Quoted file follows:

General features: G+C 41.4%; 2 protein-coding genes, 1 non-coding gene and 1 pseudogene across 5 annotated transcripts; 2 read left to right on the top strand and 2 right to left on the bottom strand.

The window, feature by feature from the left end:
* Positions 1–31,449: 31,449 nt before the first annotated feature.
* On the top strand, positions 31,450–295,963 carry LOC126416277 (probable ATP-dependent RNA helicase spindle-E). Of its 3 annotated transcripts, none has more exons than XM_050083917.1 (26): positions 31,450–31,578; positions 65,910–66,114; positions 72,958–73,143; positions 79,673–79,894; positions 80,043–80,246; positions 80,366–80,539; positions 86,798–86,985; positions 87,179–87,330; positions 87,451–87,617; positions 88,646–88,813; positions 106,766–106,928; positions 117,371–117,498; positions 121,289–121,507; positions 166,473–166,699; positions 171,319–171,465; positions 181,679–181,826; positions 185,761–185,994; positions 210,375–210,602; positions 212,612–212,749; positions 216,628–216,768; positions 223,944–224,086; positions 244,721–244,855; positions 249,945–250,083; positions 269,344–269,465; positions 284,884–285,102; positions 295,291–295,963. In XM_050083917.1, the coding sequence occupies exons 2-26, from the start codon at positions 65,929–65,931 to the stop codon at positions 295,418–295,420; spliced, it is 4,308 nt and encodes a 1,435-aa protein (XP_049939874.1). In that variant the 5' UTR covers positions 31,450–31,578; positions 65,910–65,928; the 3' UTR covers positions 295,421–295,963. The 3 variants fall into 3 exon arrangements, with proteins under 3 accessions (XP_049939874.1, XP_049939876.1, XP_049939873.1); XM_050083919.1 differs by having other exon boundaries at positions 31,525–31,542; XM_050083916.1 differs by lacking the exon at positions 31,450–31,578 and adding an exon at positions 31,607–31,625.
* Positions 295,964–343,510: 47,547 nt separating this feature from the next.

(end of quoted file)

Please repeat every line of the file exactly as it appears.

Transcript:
General features: G+C 41.4%; 2 protein-coding genes, 1 non-coding gene and 1 pseudogene across 5 annotated transcripts; 2 read left to right on the top strand and 2 right to left on the bottom strand.

The window, feature by feature from the left end:
* Positions 1–31,449: 31,449 nt before the first annotated feature.
* On the top strand, positions 31,450–295,963 carry LOC126416277 (probable ATP-dependent RNA helicase spindle-E). Of its 3 annotated transcripts, none has more exons than XM_050083917.1 (26): positions 31,450–31,578; positions 65,910–66,114; positions 72,958–73,143; positions 79,673–79,894; positions 80,043–80,246; positions 80,366–80,539; positions 86,798–86,985; positions 87,179–87,330; positions 87,451–87,617; positions 88,646–88,813; positions 106,766–106,928; positions 117,371–117,498; positions 121,289–121,507; positions 166,473–166,699; positions 171,319–171,465; positions 181,679–181,826; positions 185,761–185,994; positions 210,375–210,602; positions 212,612–212,749; positions 216,628–216,768; positions 223,944–224,086; positions 244,721–244,855; positions 249,945–250,083; positions 269,344–269,465; positions 284,884–285,102; positions 295,291–295,963. In XM_050083917.1, the coding sequence occupies exons 2-26, from the start codon at positions 65,929–65,931 to the stop codon at positions 295,418–295,420; spliced, it is 4,308 nt and encodes a 1,435-aa protein (XP_049939874.1). In that variant the 5' UTR covers positions 31,450–31,578; positions 65,910–65,928; the 3' UTR covers positions 295,421–295,963. The 3 variants fall into 3 exon arrangements, with proteins under 3 accessions (XP_049939874.1, XP_049939876.1, XP_049939873.1); XM_050083919.1 differs by having other exon boundaries at positions 31,525–31,542; XM_050083916.1 differs by lacking the exon at positions 31,450–31,578 and adding an exon at positions 31,607–31,625.
* Positions 295,964–343,510: 47,547 nt separating this feature from the next.